Skip to main content
Advertising

Originally published January 7, 2014 at 6:41 AM | Page modified January 7, 2014 at 10:56 AM

  • Share:
           
  • Comments (1)
  • Print

US trade deficit declines to $34.3B billion

The U.S. trade deficit fell in November to its lowest level in four years, an encouraging sign that economic growth in the final three months of the year was stronger than analysts had forecast.


AP Economics Writer

Most Popular Comments
Hide / Show comments
Great news! Perhaps now we can focus on raising employee salaries and benefits so that... MORE

advertising

WASHINGTON —

The U.S. trade deficit fell in November to its lowest level in four years, an encouraging sign that economic growth in the final three months of the year was stronger than analysts had forecast.

Gains in energy production and stronger sales of American-made airplanes, autos and machinery lifted exports to an all-time high.

The trade gap dropped 12.9 percent in November to $34.3 billion, the Commerce Department said Tuesday. That's the lowest monthly trade deficit since October 2009.

Exports rose 0.9 percent to a record $194.9 billion. The gain was aided by a 5.6 percent rise in petroleum exports.

Imports dropped 1.4 percent to $229.1 billion. A decrease in demand for foreign oil offset a record level of imported autos.

A smaller trade deficit can boost economic growth. It typically shows that American companies are earning more from sales overseas, while U.S. consumers are buying fewer products from foreign companies.

Economists raised their growth forecasts for the October-December quarter after seeing the November trade report.

Jennifer Lee, senior economist at BMO Capital Markets, noted that the trade gap declined in both October and November. She is currently forecasting growth at an annual rate of 2.4 percent. But after the trade report she said growth could end up being stronger.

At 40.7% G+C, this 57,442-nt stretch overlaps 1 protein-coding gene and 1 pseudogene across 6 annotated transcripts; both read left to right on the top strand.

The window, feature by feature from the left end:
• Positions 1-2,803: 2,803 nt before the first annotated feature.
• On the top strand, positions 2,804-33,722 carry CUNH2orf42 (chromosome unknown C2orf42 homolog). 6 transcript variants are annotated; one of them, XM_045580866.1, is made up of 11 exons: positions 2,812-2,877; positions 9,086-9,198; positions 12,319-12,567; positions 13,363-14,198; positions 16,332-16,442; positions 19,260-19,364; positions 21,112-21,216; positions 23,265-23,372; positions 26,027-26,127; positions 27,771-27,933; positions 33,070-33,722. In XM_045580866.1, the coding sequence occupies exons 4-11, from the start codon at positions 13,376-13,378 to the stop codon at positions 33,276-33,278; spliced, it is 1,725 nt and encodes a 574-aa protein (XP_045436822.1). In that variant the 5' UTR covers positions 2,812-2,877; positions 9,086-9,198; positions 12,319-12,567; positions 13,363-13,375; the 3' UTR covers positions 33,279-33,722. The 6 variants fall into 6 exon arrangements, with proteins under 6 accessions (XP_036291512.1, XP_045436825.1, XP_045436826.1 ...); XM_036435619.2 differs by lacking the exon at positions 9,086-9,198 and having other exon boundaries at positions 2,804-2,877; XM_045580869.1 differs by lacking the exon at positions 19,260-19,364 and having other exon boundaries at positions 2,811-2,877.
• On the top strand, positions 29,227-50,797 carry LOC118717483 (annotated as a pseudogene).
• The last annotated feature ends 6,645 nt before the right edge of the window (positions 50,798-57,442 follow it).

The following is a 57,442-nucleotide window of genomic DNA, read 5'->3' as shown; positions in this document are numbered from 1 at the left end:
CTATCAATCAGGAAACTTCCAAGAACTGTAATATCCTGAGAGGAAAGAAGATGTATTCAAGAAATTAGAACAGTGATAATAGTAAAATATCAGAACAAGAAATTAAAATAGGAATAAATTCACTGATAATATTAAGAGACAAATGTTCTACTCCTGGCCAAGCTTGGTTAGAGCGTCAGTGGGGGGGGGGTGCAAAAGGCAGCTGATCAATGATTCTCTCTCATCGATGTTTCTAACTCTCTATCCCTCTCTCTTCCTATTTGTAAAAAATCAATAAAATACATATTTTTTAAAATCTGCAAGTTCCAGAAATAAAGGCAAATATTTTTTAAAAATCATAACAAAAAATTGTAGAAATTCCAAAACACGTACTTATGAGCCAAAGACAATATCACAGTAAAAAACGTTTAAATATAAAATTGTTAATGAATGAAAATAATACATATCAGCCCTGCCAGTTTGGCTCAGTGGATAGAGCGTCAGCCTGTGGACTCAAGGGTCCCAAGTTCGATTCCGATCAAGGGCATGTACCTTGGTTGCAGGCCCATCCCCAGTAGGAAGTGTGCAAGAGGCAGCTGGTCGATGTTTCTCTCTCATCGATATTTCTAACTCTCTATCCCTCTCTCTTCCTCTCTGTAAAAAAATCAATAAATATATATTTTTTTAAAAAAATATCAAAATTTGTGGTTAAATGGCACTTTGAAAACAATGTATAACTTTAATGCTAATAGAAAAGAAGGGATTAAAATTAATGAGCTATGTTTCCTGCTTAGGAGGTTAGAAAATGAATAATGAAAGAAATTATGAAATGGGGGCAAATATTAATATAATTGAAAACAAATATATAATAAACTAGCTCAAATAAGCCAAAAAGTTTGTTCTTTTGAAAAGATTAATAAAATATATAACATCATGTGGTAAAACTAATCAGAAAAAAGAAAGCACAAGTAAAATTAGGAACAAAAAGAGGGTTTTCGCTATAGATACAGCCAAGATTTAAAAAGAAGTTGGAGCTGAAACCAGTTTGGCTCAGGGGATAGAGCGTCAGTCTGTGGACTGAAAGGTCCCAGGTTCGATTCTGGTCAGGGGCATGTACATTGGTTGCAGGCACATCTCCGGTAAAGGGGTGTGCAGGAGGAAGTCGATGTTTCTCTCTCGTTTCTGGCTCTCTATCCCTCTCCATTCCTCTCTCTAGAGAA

Paul Ashworth, chief U.S. economist at Capital Economics, said growth could be 3 percent or higher.

Through 11 months of 2013, the trade deficit is 12.3 percent lower than the same period in 2012. Exports have strengthened, while imports are slightly lower.

A domestic energy boom has boosted exports and lessened America's dependence on foreign oil. U.S. petroleum exports were up 10.8 percent through the first 11 months of 2013 compared with the same period in 2012. In that same period, petroleum imports have fallen 11.5 percent.

The drop in oil imports has been helped by lower global prices. After peaking at $102 per barrel in September, the average price of a barrel of imported crude oil has fallen and averaged $94.69 a barrel in November. Analysts are predicting the price of imported oil will decline further, noting ample supplies and a strengthening dollar

The U.S. deficit with China fell 6.7 percent in November from October to $26.9 billion. U.S. exports to China hit a record. The U.S. deficit with China, the largest with any country, is still on track to set another record this year.

The deficit with the European Union dropped 29.4 percent in November to $10.1 billion. That reflected a big drop in imports from that region, which offset a small dip in U.S. sales to Europe.

The overall economy grew at an annual rate of 4.1 percent in the July-September quarter. Much of that strength reflected a buildup in business stockpiles. Economists believe inventory building slowed in the October-December quarter, which could dampen growth.

Still, other data have been encouraging. The rise in exports has lifted factory output. And a stronger job market has made Americans more confident in the economy and led to more spending. Those factors could offset some of the drag from lower inventory growth.



News where, when and how you want it

Email Icon

Meet the winemakers

Meet the winemakers

View video interviews, conducted by The Seattle Times wine writer Andy Perdue, profiling five of our state's top winemakers.

Advertising

Advertising


Advertising
The Seattle Times

The door is closed, but it's not locked.

Take a minute to subscribe and continue to enjoy The Seattle Times for as little as 99 cents a week.

Subscription options ►

Already a subscriber?

We've got good news for you. Unlimited seattletimes.com content access is included with most subscriptions.

Subscriber login ►